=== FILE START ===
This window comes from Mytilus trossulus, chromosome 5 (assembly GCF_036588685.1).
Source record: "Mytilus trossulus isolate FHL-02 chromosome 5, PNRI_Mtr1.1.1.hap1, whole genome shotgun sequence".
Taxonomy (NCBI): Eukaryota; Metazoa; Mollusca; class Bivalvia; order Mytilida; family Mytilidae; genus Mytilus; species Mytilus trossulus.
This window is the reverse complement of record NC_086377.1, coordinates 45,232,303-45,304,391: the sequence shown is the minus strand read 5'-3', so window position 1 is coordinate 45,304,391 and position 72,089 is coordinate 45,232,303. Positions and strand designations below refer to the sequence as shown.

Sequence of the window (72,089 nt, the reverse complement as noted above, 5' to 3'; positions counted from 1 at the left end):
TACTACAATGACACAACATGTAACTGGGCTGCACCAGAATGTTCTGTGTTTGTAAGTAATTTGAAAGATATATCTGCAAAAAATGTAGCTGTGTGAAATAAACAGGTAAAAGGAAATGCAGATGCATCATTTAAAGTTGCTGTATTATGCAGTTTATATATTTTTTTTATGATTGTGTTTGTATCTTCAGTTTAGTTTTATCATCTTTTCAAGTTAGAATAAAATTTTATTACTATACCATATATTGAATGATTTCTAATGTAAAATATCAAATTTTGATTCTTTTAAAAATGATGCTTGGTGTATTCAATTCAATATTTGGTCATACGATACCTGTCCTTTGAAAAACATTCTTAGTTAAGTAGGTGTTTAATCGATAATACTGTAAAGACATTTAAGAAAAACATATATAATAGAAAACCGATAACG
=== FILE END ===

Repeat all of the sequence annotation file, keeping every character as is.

This window comes from Mytilus trossulus, chromosome 5 (assembly GCF_036588685.1).
Source record: "Mytilus trossulus isolate FHL-02 chromosome 5, PNRI_Mtr1.1.1.hap1, whole genome shotgun sequence".
Taxonomy (NCBI): Eukaryota; Metazoa; Mollusca; class Bivalvia; order Mytilida; family Mytilidae; genus Mytilus; species Mytilus trossulus.
This window is the reverse complement of record NC_086377.1, coordinates 45,232,303-45,304,391: the sequence shown is the minus strand read 5'-3', so window position 1 is coordinate 45,304,391 and position 72,089 is coordinate 45,232,303. Positions and strand designations below refer to the sequence as shown.

Sequence of the window (72,089 nt, the reverse complement as noted above, 5' to 3'; positions counted from 1 at the left end):
TACTACAATGACACAACATGTAACTGGGCTGCACCAGAATGTTCTGTGTTTGTAAGTAATTTGAAAGATATATCTGCAAAAAATGTAGCTGTGTGAAATAAACAGGTAAAAGGAAATGCAGATGCATCATTTAAAGTTGCTGTATTATGCAGTTTATATATTTTTTTTATGATTGTGTTTGTATCTTCAGTTTAGTTTTATCATCTTTTCAAGTTAGAATAAAATTTTATTACTATACCATATATTGAATGATTTCTAATGTAAAATATCAAATTTTGATTCTTTTAAAAATGATGCTTGGTGTATTCAATTCAATATTTGGTCATACGATACCTGTCCTTTGAAAAACATTCTTAGTTAAGTAGGTGTTTAATCGATAATACTGTAAAGACATTTAAGAAAAACATATATAATAGAAAACCGATAACG